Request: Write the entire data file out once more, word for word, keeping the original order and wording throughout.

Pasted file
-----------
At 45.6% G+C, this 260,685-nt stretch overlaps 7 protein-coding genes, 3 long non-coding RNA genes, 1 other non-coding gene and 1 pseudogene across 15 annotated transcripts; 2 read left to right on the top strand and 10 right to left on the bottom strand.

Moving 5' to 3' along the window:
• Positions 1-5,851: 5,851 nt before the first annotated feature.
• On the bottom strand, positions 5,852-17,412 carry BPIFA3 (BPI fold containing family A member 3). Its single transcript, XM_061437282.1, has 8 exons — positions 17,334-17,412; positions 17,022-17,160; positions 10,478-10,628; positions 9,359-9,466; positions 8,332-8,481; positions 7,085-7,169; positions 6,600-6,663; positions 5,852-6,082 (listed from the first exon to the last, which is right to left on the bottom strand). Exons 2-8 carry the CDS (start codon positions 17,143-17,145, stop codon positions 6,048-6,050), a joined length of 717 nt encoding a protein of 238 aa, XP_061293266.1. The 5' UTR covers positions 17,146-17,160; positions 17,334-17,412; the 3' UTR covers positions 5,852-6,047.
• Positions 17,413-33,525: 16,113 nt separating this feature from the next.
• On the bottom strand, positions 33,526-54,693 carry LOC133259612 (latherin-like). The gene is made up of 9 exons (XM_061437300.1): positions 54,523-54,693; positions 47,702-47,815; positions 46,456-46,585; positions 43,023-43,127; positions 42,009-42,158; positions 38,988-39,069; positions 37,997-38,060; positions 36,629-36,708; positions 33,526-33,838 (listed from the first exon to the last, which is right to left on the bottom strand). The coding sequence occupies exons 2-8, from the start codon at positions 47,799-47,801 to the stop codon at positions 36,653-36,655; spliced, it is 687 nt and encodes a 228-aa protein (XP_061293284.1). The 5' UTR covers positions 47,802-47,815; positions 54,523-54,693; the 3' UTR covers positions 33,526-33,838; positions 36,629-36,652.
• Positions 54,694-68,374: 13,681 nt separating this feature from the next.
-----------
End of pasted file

At 45.6% G+C, this 260,685-nt stretch overlaps 7 protein-coding genes, 3 long non-coding RNA genes, 1 other non-coding gene and 1 pseudogene across 15 annotated transcripts; 2 read left to right on the top strand and 10 right to left on the bottom strand.

Moving 5' to 3' along the window:
• Positions 1-5,851: 5,851 nt before the first annotated feature.
• On the bottom strand, positions 5,852-17,412 carry BPIFA3 (BPI fold containing family A member 3). Its single transcript, XM_061437282.1, has 8 exons — positions 17,334-17,412; positions 17,022-17,160; positions 10,478-10,628; positions 9,359-9,466; positions 8,332-8,481; positions 7,085-7,169; positions 6,600-6,663; positions 5,852-6,082 (listed from the first exon to the last, which is right to left on the bottom strand). Exons 2-8 carry the CDS (start codon positions 17,143-17,145, stop codon positions 6,048-6,050), a joined length of 717 nt encoding a protein of 238 aa, XP_061293266.1. The 5' UTR covers positions 17,146-17,160; positions 17,334-17,412; the 3' UTR covers positions 5,852-6,047.
• Positions 17,413-33,525: 16,113 nt separating this feature from the next.
• On the bottom strand, positions 33,526-54,693 carry LOC133259612 (latherin-like). The gene is made up of 9 exons (XM_061437300.1): positions 54,523-54,693; positions 47,702-47,815; positions 46,456-46,585; positions 43,023-43,127; positions 42,009-42,158; positions 38,988-39,069; positions 37,997-38,060; positions 36,629-36,708; positions 33,526-33,838 (listed from the first exon to the last, which is right to left on the bottom strand). The coding sequence occupies exons 2-8, from the start codon at positions 47,799-47,801 to the stop codon at positions 36,653-36,655; spliced, it is 687 nt and encodes a 228-aa protein (XP_061293284.1). The 5' UTR covers positions 47,802-47,815; positions 54,523-54,693; the 3' UTR covers positions 33,526-33,838; positions 36,629-36,652.
• Positions 54,694-68,374: 13,681 nt separating this feature from the next.